We’ve received some questions at Research HQ about the different approaches of the Bank of Canada vs the US Federal Reserve. While Canada has paused rate hikes since January, the US continued this month, raising another 0.25% (although this was less than initially thought, due to the surprise US bank failures this month).
Generally the Bank of Canada tracks the Fed closely... but Canadian rates also peak below the US rates in each tightening cycle. As discussed, Canada has higher levels of household debt than the US. One interesting argument, put forth in this Reuters article, is rate hikes have a stronger effect in Canada because of that indebtedness. An odd silver lining: since we’re so leveraged, rate increases have a bigger impact?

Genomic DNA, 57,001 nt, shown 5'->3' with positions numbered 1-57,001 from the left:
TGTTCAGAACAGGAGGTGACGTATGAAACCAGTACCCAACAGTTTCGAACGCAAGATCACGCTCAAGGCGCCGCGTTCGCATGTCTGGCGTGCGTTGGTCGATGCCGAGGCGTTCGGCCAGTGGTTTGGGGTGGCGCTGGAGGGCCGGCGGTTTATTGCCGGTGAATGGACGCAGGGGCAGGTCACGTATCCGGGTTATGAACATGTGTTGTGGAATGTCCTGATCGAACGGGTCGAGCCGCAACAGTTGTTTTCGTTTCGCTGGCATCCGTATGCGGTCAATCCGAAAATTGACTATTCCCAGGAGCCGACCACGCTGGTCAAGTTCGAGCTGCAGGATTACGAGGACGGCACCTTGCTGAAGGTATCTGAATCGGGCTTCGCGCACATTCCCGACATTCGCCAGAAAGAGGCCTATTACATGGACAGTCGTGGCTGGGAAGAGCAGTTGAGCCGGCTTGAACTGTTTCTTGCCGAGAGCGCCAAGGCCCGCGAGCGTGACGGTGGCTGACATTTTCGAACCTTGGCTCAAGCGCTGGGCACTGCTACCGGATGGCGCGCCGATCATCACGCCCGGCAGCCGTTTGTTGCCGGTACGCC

OK, let’s stop hiking rates and let the US take all the pain! Well hold on... interest rates are tied together because of currencies. We need to buy coffee and bananas (they don’t grow well above the 49th parallel) and a weaker CAD means we pay more, prices go up, and we’re back to where we started with inflation.
But so far things seem to be holding up. The Bank of Canada is ”having their cake and eating it too,” where they paused rate hikes but the currency doesn’t seem to be suffering. Even if you zoom out five years, the currency hasn’t really moved. And Canada has maintained a lower rate for years at a time, as recently as 2018-2019.